Like Sunday morning: the best of Lionel Richie and the Commodores

No late twentieth century popular icon has suffered vacillations in critical ardor as severely as Lionel Richie. As singer and songwriter for the mildly funky Commodores, he showed far more interest in balladry and, interestingly, a polished studio kind of country rock that would lead to an Alabama collaboration, “Stuck on You” doing well on Nashville, and the 2012 sales phenomenon Tuskegee. Like most sales Goliaths, timing was key: Richie’s mildness and impeccable melodic instinct coincided with a renewed interest in MOR mush as disco waned commercially. When MTV’s acceptance of Michael Jackson and Prince and Richie’s surprising visual malleability proved fissile, Can’t Slow Down was the result: a diamond-certified sales monster that made Richie acceptable to grandmas of every ethnicity (i.e. my abuela, who turned sixty in 1984 and liked “Hello”).

As for the Commodores, Robert Christgau nailed it: pros “who understood funk’s entertainment potential the way John Denver understood folk music’s,” which meant their relationship to funk was theoretical rather than instinctual. This doesn’t smother the polite churn of “Brick House” and “Machine Gun”; put them against late seventies Isleys and they stick work, and the Isleys’ ballads could be worse than Richie’s. The shimmering electronic reminiscence called “Nightshift” works if you block out the words; if Talk Talk had released it in 1985 it would’ve resonated as sublime ephemerality, a synth pop act honoring forebears with whom it has nothing in common — like the Commodores did in their original.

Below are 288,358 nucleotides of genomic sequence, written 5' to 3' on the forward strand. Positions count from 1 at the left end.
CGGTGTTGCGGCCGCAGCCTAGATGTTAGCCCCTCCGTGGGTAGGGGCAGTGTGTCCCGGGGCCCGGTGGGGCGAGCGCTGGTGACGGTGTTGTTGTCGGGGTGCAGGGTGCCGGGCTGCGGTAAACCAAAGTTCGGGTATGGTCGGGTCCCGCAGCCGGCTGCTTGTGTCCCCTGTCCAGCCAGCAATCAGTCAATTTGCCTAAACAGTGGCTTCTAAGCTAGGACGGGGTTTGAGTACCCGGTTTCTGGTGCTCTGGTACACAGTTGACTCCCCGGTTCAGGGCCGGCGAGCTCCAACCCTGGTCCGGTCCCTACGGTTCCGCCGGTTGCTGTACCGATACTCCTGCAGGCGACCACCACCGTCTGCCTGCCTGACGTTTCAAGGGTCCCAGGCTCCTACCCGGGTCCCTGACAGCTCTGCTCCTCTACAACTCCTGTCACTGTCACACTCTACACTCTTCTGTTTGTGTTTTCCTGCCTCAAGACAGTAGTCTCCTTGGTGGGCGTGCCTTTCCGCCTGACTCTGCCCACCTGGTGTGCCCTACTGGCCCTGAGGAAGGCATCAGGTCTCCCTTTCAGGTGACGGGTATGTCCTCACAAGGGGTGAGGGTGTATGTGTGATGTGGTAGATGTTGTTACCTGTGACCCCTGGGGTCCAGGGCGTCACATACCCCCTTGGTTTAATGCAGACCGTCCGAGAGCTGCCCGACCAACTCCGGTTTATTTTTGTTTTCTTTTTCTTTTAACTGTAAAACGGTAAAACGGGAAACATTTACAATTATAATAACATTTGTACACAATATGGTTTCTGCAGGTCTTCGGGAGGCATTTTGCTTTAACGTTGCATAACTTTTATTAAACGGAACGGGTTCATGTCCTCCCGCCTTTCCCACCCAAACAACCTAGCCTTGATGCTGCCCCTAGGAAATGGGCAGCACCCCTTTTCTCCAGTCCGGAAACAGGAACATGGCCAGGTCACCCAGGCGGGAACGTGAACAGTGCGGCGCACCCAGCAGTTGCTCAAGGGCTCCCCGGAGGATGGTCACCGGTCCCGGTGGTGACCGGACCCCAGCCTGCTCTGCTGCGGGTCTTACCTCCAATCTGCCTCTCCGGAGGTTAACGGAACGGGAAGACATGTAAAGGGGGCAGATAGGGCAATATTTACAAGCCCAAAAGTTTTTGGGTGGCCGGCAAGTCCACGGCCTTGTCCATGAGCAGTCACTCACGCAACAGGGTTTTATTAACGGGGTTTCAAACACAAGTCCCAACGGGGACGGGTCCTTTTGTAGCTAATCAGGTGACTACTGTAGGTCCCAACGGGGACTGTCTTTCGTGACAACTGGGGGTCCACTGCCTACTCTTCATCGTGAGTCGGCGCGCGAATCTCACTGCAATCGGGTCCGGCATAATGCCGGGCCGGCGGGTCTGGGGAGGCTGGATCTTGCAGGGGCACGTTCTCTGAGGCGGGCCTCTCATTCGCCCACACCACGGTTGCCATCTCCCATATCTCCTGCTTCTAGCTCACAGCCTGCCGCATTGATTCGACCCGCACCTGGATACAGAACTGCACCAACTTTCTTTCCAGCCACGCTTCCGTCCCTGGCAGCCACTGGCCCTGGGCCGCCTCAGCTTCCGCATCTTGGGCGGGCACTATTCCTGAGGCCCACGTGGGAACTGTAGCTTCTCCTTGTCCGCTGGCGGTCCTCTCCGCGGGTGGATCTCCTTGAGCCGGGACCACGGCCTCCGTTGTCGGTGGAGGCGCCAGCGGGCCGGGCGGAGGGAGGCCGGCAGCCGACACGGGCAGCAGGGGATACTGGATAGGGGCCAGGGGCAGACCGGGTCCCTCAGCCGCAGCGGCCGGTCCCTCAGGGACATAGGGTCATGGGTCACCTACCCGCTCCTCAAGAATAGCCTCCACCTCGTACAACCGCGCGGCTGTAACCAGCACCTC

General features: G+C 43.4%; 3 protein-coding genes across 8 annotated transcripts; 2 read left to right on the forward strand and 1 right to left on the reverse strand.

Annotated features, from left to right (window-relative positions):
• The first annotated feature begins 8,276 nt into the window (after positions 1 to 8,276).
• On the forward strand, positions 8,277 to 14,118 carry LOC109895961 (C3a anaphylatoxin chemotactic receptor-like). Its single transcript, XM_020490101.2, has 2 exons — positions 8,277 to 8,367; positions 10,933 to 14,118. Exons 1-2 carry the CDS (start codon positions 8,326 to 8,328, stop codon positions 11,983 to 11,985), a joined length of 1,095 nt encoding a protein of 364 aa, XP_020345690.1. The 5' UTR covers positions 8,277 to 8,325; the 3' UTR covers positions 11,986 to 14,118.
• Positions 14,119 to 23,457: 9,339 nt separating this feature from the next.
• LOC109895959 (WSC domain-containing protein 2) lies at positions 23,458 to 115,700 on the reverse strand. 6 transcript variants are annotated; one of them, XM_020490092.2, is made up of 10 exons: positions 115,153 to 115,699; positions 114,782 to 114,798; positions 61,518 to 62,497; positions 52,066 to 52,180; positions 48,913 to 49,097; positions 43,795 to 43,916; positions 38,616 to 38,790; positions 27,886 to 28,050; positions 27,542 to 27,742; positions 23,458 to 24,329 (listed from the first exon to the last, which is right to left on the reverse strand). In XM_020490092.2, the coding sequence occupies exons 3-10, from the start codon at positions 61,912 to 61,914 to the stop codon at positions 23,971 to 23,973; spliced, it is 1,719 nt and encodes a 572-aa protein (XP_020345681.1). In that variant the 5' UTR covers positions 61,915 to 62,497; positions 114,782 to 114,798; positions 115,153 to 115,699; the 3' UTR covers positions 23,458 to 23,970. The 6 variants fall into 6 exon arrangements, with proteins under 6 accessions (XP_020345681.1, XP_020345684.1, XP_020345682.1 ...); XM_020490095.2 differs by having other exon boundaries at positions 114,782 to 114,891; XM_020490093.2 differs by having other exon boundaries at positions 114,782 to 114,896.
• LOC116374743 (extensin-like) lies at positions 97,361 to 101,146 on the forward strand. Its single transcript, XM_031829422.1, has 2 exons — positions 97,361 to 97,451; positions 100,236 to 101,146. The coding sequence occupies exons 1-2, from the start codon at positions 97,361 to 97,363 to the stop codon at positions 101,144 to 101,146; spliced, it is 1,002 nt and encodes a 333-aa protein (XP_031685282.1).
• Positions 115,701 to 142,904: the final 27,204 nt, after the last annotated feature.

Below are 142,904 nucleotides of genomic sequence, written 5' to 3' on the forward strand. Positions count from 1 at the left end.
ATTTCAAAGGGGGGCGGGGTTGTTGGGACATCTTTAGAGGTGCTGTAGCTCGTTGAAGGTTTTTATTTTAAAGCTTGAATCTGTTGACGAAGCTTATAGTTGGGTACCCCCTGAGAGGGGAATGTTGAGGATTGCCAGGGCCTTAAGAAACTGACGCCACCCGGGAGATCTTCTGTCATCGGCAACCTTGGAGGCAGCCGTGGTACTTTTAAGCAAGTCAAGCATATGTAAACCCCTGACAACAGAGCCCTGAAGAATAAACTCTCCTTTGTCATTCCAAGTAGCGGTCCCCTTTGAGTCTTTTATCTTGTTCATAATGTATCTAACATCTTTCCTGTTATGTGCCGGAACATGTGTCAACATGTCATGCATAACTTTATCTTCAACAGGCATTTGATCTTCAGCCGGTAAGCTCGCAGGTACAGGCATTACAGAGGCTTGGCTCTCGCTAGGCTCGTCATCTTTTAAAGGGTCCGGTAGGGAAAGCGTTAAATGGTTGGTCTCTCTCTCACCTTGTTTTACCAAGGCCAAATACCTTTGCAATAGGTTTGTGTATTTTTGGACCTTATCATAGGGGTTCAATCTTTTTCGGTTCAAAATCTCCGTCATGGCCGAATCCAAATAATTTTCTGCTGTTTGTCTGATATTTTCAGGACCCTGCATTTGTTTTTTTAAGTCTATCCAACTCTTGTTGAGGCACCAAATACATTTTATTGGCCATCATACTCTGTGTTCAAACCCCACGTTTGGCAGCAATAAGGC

1. Easy
2. Brick House
3. Stuck On You
4. Penny Lover
5. Can’t Slow Down
6. Lady (You Bring Me Up)
7. Running with the Night
8. Nightshift
9. Love Will Conquer All
10. My Destiny
11. All Night Long (All Night)
12. Still
13. Deep River Woman
14. Sela
15. Machine Gun

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